The musically similar follow-up to the commercial breakthrough of Over-Nite Sensation, Apostrophe (') became Frank Zappa's second gold and only Top Ten album with the help of the "doggy wee-wee" jokes of "Don't Eat the Yellow Snow," Zappa's first chart single (a longer, edited version that used portions of other songs on the LP). The first half of the album is full of nonsensical shaggy-dog story songs that segue into one another without seeming to finish themselves first; their dirty jokes are generally more subtle and veiled than the more notorious cuts on Over-Nite Sensation. The second half contains the instrumental title cut, featuring Jack Bruce on bass; "Uncle Remus," an update of Zappa's critique of racial discord on "Trouble Every Day"; and a return to the album's earlier silliness in "Stink-Foot." Apostrophe (') has the narrative feel of a concept album, but aside from its willful absurdity, the concept is difficult to decipher; even so, that doesn't detract from its entertainment value.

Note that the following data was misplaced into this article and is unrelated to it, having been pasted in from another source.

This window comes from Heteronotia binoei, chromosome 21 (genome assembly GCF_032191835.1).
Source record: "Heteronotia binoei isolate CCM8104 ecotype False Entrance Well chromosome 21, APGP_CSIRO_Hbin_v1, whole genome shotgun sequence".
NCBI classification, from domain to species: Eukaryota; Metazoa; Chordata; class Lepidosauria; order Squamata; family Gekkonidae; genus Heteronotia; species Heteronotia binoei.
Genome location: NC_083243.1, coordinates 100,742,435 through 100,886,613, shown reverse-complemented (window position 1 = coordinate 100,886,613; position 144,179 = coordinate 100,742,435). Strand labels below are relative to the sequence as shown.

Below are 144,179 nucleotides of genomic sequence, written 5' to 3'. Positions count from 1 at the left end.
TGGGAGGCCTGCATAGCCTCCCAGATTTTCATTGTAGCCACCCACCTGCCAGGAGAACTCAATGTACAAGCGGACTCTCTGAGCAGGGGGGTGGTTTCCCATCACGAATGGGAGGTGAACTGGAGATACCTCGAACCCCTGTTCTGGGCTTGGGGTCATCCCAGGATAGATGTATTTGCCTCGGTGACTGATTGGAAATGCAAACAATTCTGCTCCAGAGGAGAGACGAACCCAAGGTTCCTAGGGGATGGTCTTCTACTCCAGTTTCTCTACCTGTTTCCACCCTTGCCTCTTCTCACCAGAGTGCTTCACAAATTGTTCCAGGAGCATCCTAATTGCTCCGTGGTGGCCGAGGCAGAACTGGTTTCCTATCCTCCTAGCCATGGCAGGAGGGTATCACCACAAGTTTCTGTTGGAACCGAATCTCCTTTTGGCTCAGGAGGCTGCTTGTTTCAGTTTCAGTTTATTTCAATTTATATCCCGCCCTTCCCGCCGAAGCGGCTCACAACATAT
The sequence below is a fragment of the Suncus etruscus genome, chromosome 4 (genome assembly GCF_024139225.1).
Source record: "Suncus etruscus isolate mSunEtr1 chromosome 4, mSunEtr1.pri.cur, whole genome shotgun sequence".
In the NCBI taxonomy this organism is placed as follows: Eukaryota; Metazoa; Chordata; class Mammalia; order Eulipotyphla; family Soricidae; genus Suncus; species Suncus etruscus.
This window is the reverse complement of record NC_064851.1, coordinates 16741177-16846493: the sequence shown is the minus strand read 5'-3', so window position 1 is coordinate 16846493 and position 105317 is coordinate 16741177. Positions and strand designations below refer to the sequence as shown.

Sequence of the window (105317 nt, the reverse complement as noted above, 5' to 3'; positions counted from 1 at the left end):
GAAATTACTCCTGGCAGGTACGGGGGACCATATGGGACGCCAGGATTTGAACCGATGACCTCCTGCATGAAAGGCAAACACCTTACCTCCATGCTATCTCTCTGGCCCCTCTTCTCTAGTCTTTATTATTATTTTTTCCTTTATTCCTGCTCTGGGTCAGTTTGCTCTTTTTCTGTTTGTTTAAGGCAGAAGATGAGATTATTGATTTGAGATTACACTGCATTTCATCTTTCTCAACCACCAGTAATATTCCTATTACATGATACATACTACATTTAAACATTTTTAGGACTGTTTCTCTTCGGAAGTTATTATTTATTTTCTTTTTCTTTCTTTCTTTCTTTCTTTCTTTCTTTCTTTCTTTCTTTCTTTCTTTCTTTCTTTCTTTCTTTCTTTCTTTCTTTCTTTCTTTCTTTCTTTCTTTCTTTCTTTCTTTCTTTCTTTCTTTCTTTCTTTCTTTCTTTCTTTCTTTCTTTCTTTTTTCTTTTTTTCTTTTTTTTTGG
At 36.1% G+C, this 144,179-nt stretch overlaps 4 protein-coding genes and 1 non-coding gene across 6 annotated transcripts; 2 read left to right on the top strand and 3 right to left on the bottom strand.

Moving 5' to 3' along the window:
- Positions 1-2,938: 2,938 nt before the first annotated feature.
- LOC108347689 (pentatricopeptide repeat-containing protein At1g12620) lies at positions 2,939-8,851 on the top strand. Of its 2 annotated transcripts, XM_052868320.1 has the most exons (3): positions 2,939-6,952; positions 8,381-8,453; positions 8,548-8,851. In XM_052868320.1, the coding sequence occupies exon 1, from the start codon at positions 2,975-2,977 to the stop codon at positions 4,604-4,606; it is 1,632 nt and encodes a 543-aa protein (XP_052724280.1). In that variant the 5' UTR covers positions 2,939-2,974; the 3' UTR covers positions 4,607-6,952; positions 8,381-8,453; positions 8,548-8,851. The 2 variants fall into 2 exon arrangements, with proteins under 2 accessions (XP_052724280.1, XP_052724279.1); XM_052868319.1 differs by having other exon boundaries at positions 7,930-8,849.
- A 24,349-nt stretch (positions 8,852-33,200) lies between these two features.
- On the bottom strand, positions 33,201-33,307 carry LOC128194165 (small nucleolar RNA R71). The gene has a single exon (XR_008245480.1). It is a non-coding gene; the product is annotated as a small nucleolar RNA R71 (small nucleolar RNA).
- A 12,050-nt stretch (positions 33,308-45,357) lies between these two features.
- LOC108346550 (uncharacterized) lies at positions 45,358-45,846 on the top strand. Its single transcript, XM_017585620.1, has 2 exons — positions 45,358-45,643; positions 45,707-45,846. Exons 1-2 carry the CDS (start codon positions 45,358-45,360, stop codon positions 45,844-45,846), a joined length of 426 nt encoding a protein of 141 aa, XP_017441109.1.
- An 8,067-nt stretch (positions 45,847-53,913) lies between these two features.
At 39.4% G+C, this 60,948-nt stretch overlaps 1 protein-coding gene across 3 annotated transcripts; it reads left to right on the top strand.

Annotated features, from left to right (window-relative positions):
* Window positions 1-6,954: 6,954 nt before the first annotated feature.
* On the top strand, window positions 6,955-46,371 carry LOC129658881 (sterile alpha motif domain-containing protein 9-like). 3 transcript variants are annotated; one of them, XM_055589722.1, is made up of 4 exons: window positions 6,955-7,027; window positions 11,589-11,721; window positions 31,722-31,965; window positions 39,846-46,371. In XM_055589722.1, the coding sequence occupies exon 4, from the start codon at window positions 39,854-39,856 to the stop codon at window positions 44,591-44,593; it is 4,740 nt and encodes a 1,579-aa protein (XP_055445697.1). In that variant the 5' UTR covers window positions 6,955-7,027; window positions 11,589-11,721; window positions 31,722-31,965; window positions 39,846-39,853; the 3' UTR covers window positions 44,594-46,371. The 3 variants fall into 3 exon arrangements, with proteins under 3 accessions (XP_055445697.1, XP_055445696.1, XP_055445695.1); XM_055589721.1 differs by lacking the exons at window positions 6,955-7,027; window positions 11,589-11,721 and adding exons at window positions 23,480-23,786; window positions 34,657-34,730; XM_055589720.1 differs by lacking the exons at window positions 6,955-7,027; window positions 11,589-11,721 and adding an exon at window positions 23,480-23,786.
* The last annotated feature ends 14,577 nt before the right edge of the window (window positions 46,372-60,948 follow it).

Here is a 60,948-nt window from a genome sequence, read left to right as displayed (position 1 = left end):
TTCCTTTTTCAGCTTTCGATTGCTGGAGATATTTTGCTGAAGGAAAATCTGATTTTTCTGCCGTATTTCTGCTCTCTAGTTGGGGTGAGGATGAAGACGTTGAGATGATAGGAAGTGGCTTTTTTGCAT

AllMusic Review by Steve Huey